Needless to say it was not easy. Six hours walking the paths around the area last week just left me frustrated. Lesser Spots have big territories and it is pure luck being in the right place at the right time. Today I spent another morning walking the paths. By one o'clock I was ready to give up and move on. One last check and in the distance was a lone small bird foraging high in a tree. Most noticeable was its speed and style of movement flicking between branches. Backtracking a bit and I had it in the bins with the red cap clearly visible.

Getting a picture was an altogether different challenge. The light was poor, the camera was struggling to pull focus through the dense tree branches and the bird was moving rapidly making it difficult to keep in frame. It was also a long way off so these pictures are big crops. They are not good but then yesterday I had no pictures of Lesser Spots so they are better than nothing, a lot better.

I only had sight of the bird for a couple of minutes and when it flew it disappeared over the hedgerows and out of view. I searched but could not find it, perhaps its large territory means that it will travel longer distances between foraging stops.

As always, I would like to get some better pictures, so at some stage I will be going back for another look but for now I am more than happy. I have my record shots and seeing it now has freed up a number of birding days that were going to be dedicated to it next year.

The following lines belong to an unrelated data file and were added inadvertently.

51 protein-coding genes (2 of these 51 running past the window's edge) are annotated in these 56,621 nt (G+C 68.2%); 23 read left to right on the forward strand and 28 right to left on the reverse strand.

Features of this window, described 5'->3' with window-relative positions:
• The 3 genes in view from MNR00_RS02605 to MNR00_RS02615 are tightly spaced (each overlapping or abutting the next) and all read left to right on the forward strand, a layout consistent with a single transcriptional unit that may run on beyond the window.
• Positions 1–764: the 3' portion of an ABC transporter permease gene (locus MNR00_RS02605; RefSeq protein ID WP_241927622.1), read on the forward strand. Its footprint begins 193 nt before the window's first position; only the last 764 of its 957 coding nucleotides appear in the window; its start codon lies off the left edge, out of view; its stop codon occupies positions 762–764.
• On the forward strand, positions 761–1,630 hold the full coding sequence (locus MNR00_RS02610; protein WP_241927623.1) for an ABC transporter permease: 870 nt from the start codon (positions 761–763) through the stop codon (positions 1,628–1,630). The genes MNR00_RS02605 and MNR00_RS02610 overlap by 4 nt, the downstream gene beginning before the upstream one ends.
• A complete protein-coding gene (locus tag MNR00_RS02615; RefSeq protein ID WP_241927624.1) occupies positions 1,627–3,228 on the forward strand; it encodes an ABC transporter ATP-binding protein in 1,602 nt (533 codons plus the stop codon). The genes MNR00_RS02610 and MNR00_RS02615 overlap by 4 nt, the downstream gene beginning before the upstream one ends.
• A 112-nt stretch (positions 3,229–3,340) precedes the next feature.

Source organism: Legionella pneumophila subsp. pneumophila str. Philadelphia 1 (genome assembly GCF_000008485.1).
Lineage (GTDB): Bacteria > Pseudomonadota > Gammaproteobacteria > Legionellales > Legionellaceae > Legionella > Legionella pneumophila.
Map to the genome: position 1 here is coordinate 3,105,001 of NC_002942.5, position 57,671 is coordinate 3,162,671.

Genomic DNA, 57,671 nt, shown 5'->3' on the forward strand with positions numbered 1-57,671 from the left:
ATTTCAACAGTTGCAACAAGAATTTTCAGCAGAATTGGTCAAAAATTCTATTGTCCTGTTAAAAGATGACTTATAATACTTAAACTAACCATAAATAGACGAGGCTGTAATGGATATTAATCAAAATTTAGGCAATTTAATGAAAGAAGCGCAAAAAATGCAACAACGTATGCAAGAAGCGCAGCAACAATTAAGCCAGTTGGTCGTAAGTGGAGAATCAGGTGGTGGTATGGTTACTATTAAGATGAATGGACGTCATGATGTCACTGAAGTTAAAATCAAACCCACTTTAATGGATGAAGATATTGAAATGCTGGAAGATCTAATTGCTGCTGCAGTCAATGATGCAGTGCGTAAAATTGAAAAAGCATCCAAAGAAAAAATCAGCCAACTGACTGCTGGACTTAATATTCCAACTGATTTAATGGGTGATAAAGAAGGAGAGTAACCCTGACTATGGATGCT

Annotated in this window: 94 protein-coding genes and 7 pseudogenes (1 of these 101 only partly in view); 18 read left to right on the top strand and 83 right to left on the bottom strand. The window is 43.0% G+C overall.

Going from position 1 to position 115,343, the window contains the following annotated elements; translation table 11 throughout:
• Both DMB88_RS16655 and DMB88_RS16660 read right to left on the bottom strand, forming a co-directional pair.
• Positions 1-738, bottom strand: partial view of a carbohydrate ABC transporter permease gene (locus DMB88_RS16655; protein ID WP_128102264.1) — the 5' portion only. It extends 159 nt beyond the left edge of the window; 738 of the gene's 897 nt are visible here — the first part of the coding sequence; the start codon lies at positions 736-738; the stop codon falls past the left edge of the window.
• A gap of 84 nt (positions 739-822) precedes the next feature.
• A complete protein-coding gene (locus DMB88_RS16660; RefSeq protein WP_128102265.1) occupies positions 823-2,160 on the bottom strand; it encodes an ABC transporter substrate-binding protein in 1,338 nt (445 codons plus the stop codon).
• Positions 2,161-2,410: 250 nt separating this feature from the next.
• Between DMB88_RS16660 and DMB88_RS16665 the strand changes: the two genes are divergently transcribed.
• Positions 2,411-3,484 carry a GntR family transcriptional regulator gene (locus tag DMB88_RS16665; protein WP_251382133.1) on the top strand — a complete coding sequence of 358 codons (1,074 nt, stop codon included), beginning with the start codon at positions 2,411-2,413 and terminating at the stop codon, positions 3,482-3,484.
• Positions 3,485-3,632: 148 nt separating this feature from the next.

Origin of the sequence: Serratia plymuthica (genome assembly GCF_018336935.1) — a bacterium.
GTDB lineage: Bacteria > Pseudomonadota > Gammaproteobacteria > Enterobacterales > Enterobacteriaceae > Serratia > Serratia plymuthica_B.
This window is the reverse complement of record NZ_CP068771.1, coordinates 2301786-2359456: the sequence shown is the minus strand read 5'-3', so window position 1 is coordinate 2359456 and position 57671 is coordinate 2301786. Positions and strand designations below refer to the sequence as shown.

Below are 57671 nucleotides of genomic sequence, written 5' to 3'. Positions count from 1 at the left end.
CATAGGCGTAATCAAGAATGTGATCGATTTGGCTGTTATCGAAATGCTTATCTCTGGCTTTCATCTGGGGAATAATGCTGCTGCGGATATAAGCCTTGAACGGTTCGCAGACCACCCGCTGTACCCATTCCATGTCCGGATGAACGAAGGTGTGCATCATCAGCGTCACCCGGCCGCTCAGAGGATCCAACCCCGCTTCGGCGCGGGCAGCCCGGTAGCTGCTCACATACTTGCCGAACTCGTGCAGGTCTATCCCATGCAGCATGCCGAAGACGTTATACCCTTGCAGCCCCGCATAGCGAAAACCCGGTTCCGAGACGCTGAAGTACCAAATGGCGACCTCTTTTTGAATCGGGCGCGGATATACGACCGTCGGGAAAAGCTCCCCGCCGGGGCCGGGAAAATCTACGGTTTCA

The red cap shows that this is a male so we could be lucky with this one staying on territory and attracting a mate to the area as well.

Sunday, 12 December 2021

Long-tailed Duck


There have been some good birds around over the past few weeks but not many of them have come close enough for a picture. Worse still the really good one, the Lesser Spotted Woodpecker was, for me at least, a no show.

I can't claim much credit for the Long-tailed Duck below. It has been around in Shoreham Harbour for over three weeks now and seems quite happy to swim over and put on a show when you go to visit it. The only difficulty is getting some decent lighting for the pictures.

Long-tailed Duck

Long-tailed Duck

and doing its Penguin imitation

Lots of female Goosanders along the coast. This one being one of four in Pagham Harbour.

Female Goosander

My first Water Rail of the year on the Breech Pool at Pagham Harbour. Recent modifications to the harbour mouth seem to have improved the flow of water out of the pool and with lower water levels the birds appear to be returning.

Water Rail

A Great Northern Diver, a couple of Guillemots, and an inquisitive Harbour Seal from Sovereign Harbour. Unfortunately I missed the Black-throated and Red-throated Divers that had been there a few days earlier.

Great Northern Diver


We also had a couple of curious Harbour Seals

Harbour Seal

A visit to Pulborough Brooks gave me picture opportunities with Jays and Bullfinches but not even a sighting of the Lesser Spotted Woodpecker I was looking for.



But you can always rely on a Dunnock turning up and posing in some decent light and with a good background.


Lets hope the LSW stays around and is just as cooperative!